Location: Cordoba, Argentina
Completion date: 1993
Judy Sutton Moore
University of Cordoba
University of Cordoba
The One Sun project is on the campus of the National University of Cordoba. The wall design is reminiscent of Pre-Columbian architecture. The symbols were inspired by the art and artifacts of that period. As one moves through the doorway one passes from the past to the future. The design of the columns and domes were influenced by the Spanish colonial period. Moving through the columns one emerges onto the future, the platform, the place for the expression of ideas. In the floor of the platforms are 12 individual designs created by students and local artists.
The One Sun project was created as an avenue of communication between people around the world. The project provides the opportunity for people of diverse backgrounds to work together while learning about our world and its inhabitants. As each community unites to complete its own project they will learn about themselves as well as the other communities world-wide. The success of the One Sun project is in the desire of individuals to create a world of better understanding and acceptance for themselves and their children. We protect what we love, we love what we know and we accept what we understand.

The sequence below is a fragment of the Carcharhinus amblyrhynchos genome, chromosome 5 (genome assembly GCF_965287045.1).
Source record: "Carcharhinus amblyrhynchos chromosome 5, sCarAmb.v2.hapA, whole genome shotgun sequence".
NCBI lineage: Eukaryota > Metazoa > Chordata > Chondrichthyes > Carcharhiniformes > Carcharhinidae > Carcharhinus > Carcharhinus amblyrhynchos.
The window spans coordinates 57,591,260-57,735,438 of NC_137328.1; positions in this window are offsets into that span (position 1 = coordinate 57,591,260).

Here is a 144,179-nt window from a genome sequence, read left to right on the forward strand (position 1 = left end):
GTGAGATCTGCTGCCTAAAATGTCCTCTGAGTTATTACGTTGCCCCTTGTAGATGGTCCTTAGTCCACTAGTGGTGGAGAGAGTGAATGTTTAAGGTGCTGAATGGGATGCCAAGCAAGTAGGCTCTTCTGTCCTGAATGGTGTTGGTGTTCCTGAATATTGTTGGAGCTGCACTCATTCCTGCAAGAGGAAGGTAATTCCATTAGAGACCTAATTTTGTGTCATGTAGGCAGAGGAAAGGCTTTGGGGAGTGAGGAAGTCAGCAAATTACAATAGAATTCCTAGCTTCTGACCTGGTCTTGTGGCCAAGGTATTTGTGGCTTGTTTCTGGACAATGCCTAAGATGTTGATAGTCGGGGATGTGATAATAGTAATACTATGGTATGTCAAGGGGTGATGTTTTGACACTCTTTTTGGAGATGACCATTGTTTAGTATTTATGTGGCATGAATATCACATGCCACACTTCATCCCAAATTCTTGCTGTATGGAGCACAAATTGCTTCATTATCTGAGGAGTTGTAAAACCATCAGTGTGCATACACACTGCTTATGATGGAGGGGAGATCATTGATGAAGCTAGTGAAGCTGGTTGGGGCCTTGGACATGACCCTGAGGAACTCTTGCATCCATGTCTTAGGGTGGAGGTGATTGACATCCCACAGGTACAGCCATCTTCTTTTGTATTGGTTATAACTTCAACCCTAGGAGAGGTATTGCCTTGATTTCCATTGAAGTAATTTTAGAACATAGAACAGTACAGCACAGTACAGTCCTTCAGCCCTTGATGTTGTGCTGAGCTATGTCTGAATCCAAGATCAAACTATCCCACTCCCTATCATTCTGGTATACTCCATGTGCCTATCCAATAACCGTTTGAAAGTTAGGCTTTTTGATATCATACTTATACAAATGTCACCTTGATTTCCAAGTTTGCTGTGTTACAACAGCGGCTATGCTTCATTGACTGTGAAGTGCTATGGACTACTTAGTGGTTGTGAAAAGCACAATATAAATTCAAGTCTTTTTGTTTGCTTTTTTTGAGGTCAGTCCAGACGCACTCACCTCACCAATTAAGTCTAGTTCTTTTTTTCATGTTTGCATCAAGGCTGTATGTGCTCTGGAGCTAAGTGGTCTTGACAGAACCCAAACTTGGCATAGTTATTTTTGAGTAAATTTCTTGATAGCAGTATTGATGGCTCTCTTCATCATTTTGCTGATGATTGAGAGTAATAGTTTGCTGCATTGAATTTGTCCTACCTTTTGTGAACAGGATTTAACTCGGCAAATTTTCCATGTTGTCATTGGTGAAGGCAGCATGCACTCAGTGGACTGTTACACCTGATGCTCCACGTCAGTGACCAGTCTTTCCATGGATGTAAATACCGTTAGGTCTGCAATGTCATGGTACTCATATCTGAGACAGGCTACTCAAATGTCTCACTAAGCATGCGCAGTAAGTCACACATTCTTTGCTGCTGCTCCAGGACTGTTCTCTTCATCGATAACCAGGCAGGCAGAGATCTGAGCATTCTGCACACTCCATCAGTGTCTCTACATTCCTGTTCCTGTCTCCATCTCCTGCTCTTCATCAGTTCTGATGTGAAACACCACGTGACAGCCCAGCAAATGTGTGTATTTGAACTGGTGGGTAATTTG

Throughout the process the artist worked in coordination with Silvia Bonet, the director of the visual arts department at the University of Cordoba in Cordoba, Argentina. A design for the site was developed and approved. Local craftsmen were employed to build the architectural structure. Students and area artist created personal designs to be casted and place in the floor of the stage. The alignment pole was fabricated by the artist and placed on the top of the dome. The many hours of working together created many lasting friendship
Location: The National University of Cordoba, Cordoba, Argentina. Materials: Brick, Stainless Steel, Concrete. Dimensions: 15' x 15' x 20'H. The One Sun, One Earth, One Peace was a world community project involving ten sculptures located around the world in nine countries. Each sculpture was unique, symbolic and reflective of the land, the culture and the people of its site. An alignment pole was the only common element unifying the sites around the world.